Zim flicked his tongue out, drawing it back in with immense satisfaction. The sky was a glorious shade of orange at the farthest edge of his vision and overhead there was no sun to be seen through the roiling, black clouds that rained ash for miles.
"Better than snow," he shuddered, but the thought did not disrupt his satisfaction for long. He crossed his arms behind his back and marched back and forth along the top observation deck of his base, surveying the city.
Precious little remained. Fire had merely been a decoy disaster that served to force evacuation of the human vermin—straight into the waiting arms of his newly trained squid-operated mechs and their hyuman-cages. Once the hyumans had been thoroughly scooped and gathered, however, SquidMechs entered the city and leveled it in a glorious blaze of laser fire and plasma blasts, grabbing giant chunks of building and throwing them around like babies hurling wooden blocks.
He glanced at his wrist, checking the levels of the containment bubble. A series of BubbleStakes had been planted around the city's perimeter a mile apart. Together they projected a dome that wrapped the ruined city in the illusion of normalcy, cloaking it from outside eyes and satellite imagery.
This time everything was perfect. This time Dib hadn't even seen it coming. This time GIR had a part so simple that even he could not screw it up. This time Zim had won.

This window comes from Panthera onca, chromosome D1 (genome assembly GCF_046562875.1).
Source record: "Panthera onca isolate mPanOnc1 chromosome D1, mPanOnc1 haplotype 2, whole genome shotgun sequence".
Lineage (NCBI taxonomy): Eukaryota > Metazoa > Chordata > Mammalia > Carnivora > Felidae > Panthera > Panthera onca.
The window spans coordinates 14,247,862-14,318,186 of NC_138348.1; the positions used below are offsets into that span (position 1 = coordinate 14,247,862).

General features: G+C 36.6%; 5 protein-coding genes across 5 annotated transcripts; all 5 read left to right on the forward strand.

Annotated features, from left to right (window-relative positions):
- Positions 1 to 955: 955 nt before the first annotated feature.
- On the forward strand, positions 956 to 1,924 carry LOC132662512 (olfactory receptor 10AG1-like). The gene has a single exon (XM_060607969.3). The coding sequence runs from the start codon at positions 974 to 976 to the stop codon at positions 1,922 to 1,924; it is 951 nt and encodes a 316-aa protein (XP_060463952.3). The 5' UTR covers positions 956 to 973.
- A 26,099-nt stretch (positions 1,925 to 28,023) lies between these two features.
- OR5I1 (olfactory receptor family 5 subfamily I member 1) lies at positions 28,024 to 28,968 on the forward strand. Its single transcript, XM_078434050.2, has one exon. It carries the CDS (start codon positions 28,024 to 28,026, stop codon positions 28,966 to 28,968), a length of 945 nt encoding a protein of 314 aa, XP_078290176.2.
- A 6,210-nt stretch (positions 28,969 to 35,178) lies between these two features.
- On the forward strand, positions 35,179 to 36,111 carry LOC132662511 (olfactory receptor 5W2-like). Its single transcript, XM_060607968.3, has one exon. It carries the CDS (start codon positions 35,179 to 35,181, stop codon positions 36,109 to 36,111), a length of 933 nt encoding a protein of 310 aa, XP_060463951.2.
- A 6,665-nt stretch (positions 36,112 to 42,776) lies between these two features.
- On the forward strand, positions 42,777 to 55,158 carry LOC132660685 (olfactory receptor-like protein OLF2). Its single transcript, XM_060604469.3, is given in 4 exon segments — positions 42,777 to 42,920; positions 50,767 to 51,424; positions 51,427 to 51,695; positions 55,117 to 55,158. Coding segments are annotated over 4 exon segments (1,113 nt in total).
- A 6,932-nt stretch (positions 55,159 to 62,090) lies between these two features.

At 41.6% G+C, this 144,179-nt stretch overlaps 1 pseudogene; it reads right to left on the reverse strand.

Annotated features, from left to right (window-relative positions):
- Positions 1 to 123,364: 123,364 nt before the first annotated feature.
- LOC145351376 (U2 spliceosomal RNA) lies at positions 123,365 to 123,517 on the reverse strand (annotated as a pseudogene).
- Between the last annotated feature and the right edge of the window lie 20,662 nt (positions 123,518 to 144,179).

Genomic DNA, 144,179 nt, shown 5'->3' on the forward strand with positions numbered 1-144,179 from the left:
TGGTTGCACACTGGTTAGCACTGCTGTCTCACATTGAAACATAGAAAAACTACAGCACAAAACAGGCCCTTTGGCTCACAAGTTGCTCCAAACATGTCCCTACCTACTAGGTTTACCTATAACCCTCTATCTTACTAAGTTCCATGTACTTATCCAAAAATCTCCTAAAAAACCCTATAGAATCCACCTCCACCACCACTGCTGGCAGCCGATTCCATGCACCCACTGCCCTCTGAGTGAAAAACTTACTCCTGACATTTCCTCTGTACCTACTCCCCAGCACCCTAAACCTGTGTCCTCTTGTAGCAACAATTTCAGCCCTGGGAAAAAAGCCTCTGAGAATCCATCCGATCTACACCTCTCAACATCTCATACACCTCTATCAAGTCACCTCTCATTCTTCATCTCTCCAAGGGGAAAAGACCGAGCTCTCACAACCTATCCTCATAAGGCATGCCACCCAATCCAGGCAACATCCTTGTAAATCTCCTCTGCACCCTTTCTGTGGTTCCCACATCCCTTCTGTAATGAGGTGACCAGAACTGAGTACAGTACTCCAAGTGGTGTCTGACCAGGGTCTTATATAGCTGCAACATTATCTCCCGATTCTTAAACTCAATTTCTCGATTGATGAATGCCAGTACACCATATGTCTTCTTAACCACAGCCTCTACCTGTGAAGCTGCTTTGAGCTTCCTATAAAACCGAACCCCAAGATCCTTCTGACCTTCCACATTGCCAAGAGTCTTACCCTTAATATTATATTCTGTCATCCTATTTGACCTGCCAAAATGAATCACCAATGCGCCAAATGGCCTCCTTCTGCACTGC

And the moment he broke through the Tallests' communication firewall, they would realize how wro—error, initializing f-f-fix how incorre—errorrrrr initializing alternat-t-t-te comprehens-hens-hension how they had been right to trust him with this planet and test him with their silence. He would prove their faith was well placed.
But that would have to wait. He had a city to overhaul and recreate in his image—an image of invasion that would stretch out across the face of the globe like dreaded itch-backed zorboils, each new city falling victim and exploding outward to spread the invasion ever further. And the first order of business was to inaugurate the new slave crew, starting with the very worst worm baby to ever spawn on the surface of this gorblasted rock.
He slipped the tip of his tongue between his teeth, grinning. He couldn't wait to see the look on Dib's face. Raising his wrist again, he barked at the device, "SquidMechs, heed me! One of you is carrying a puny Earth worm, official designation 'Dib'. He has black spiky hair only on the top of his moon sized head and wears a stupid black jacket that he thinks makes him look cool. Well it makes him look stupid! So bring this vile jacketworm to Zim!"
The one SquidMech in sight stopped in its tracks, reaching terrible tentacles into the iron baskets at its waist and rummaging around. The screams and cries had died down to sobbing, so Zim was pleased to hear it rise to a panicked pitch again. The more frightened hyumans were, the easier it was to threaten and divide them. It was the ones like Dib he needed to really crush.
The SquidMech retracted its tentacles, shrugged, and slogged on through the ruins. One waved at Zim as it passed and another raised two tentacles over its head and waved them in a hideous approximation of a salute that turned Zim's stomach. None but an Irken could salute properly. But then again, only an Irken could be truly competent at anything.
The Dib, though. If anyone was capable of finding a flaw and exploiting it, it would be Dib. He was good, a little too—error, unaccept-eptable description he was of moderately tolerable intellig—error, flaw-aw-awed analysissss he was an idiot! That's all he was, but even idiocy could inspire bravery, and enough idiots together could wreck—error hamper his progress.
There. A SquidMech approached, waving a blurry figure. Zim squinted, focusing his optical implants on the prisoner.